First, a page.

I have tested both Norrells and GunKote moly Resin. It is my OPINION that Norrells is a superior finish, much easier to work with and thicker (doesn't take 5 coats to cover the piece).
I used Norrell's Semi-Gloss on my FAL, GREAT STUFF!
To the following I add:
1) Bake your parts at 300+F for hours BEFORE you start refinishing,
you will be surprised how much grease + oil seeps out after 1/2 hour at 300F.
2) With the semi-gloss, if you want a slightly rough texture (looks
refinish the parts when they are still 300F, it might slightly weaken the finish, but no excessive wear is apparent on my firearm.
3) Parkerizing the piece before refinishing with moly coat yields a
tough as nails finish. This idea was given to me by Derek at AZEXarms.
BELOW IS A POST FROM THE HEAD REFINISHER AT NORRELL.
MOLY RESIN ™ Professional Firearm Finishes Exclusive Product of John Norrell Arms, Inc./Norrell Manufacturing 2608 Grist Mill Rd. Little Rock, AR 72227 Fax 501-225-7864 / E-Mail > SMG1022@AOL.COM
By: Robert Tschiemer
For the past two years, I have been learning the art of refinishing
under the patience of John Norrell, using his moly resin
firearms finish. I have no background in refinishing, and I have slowly been developing this skill. It seems that it would help if we
can share what we learn with others in the firearm community, so I put together this short summary. I asked Tom Bowers if I
may post this article, and he agreed.
The most time consuming process in refinishing is firearm preparation.
This should involve removal of all grease or oil. If the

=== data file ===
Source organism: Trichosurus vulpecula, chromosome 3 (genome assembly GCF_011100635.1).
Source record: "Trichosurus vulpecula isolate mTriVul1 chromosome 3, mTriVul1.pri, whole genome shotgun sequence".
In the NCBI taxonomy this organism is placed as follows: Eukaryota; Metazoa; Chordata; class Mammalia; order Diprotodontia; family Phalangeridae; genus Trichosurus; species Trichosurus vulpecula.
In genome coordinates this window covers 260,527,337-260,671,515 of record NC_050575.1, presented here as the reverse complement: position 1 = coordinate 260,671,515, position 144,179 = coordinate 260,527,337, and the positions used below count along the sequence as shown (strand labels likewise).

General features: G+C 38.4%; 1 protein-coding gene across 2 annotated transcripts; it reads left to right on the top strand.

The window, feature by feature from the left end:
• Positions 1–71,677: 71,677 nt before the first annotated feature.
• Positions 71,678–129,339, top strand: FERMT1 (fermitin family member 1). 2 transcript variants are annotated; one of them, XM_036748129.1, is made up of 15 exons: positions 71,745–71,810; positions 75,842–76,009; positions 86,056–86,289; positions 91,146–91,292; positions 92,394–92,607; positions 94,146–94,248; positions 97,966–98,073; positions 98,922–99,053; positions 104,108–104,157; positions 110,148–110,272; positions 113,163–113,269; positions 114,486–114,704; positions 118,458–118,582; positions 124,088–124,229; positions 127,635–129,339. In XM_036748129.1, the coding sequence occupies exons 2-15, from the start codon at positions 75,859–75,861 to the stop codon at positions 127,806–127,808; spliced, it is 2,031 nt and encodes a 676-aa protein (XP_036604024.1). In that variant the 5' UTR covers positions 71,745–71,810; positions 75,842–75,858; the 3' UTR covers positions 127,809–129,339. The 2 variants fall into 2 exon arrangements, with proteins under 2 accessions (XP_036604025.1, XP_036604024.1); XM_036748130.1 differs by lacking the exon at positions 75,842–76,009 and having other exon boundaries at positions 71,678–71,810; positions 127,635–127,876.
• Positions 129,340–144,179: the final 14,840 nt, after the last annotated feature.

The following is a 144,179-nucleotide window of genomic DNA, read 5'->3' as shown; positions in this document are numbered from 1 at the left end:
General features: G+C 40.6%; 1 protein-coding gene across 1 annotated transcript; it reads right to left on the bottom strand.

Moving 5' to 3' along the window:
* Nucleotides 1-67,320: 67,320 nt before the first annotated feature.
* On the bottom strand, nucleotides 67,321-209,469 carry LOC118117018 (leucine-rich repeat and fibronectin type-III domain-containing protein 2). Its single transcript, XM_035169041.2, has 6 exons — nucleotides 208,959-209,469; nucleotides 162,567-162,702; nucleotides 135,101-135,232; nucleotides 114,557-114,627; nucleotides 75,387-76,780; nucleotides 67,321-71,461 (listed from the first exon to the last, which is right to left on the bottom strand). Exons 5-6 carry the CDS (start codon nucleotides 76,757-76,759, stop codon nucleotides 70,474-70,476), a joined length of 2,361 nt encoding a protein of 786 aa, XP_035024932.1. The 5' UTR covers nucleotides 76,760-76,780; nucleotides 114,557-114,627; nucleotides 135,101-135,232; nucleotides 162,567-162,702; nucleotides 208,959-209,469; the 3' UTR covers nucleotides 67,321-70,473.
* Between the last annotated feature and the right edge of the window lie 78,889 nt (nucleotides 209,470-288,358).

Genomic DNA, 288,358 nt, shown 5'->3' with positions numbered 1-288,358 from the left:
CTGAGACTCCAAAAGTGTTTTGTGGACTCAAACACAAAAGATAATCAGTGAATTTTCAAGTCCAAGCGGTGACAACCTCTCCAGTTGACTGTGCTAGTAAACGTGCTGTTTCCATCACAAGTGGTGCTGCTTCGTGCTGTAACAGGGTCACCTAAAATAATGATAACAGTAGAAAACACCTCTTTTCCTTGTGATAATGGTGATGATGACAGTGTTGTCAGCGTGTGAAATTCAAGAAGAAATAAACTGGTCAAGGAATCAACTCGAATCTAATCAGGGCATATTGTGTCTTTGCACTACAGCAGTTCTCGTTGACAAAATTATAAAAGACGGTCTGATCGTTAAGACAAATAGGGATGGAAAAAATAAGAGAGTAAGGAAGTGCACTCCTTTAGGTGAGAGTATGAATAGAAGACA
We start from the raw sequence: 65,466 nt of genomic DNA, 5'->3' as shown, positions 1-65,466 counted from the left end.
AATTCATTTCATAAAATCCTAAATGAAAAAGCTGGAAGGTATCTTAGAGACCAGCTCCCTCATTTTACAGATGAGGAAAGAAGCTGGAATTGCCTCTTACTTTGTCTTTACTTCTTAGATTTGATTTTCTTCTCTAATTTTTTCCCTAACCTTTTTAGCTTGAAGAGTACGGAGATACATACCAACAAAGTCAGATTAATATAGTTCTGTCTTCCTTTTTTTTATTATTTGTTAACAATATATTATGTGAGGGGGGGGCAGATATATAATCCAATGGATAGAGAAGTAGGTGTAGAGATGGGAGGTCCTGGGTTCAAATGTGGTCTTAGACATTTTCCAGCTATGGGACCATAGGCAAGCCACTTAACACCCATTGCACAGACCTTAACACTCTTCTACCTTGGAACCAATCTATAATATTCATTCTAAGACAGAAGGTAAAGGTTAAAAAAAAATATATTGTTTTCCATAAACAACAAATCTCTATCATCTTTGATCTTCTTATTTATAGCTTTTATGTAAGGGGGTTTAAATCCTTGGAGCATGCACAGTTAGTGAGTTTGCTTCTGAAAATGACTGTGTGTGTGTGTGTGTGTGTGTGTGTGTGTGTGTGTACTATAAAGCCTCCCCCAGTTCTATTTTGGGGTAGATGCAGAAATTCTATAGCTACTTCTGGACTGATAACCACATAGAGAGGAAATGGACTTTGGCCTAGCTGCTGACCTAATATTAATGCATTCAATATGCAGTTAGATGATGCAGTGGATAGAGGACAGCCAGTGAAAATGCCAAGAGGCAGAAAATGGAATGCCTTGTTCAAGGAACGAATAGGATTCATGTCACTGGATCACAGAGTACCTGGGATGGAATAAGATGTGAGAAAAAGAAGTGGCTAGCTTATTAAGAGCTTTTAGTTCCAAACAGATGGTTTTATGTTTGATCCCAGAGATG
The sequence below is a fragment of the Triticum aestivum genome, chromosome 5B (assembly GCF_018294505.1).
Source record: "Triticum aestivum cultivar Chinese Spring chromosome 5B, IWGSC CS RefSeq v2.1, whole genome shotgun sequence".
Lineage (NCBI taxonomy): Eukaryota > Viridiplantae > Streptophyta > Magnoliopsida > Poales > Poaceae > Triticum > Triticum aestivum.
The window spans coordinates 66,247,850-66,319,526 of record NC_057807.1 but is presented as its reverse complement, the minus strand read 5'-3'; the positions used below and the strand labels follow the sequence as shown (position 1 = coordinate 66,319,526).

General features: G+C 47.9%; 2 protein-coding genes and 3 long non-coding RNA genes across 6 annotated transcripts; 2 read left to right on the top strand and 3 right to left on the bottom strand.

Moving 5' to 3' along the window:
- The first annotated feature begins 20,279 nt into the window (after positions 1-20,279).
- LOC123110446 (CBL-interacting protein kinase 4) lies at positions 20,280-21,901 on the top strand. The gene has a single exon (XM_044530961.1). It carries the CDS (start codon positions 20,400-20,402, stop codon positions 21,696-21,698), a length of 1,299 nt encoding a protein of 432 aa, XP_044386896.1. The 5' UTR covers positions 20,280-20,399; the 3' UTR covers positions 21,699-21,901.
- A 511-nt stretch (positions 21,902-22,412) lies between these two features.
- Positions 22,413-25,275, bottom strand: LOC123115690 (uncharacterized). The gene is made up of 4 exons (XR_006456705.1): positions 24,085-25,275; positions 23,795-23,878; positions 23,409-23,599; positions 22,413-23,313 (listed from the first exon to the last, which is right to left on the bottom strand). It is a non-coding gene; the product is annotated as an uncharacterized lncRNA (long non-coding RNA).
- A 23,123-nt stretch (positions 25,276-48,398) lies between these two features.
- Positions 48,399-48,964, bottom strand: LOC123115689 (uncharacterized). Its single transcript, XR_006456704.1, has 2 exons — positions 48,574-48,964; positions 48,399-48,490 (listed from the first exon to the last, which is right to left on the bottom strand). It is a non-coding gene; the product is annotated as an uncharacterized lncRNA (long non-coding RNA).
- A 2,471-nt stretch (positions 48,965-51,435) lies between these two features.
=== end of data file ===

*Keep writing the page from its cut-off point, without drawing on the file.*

weapon has foreign substances on the metal in the nature of dirt, grease or oil, the finish will not penetrate and adhere to the
metal. In fact, often times an air hose's pressure can remove finish if it has not properly been applied, or it may flake or chip
prematurely. The importance of preparation therefore is a point that is critical to your result.
Many firearms have a large amount of grease in the receiver which may
be difficult to remove. These include particularly some
of the weapons that are popular such as AK's, FN Fal's, et cetera. If a weapon has any grease, it must be removed. I have
learned if there is a large amount of grease or oil that it may be necessary to soak the weapon overnight in a degreaser. One
may spray Formula 409 or similar products on the parts in a sink as well. Be sure and do not place any aluminum or alloy parts
in any degreaser that will harm them, however. M-16's and other receivers, including suppressors, therefore should be used
only in degreasers which are absolutely safe for them; if in doubt, read all available manufacturer's specifications for the cleaner,
and it would not hurt to place a test piece of metal in the solvent. Overnight soaking may prove necessary.
When the part is removed from the degreaser, run copious amounts of
water over the part to remove all solvent. You may then
want to dry it by spraying it with an air hose. I then will sandblast the parts. Next, you again wash the parts to remove all sand.
I have learned that sand can penetrate the nooks and crannies of metal and it must be thorough removed prior to refinishing.
Again, any foreign substance on the metal will cause the finish to fail to adhere to the metal. This requires removal of all sand.
Prior to sandblasting the weapon, you should block the barrel AND chamber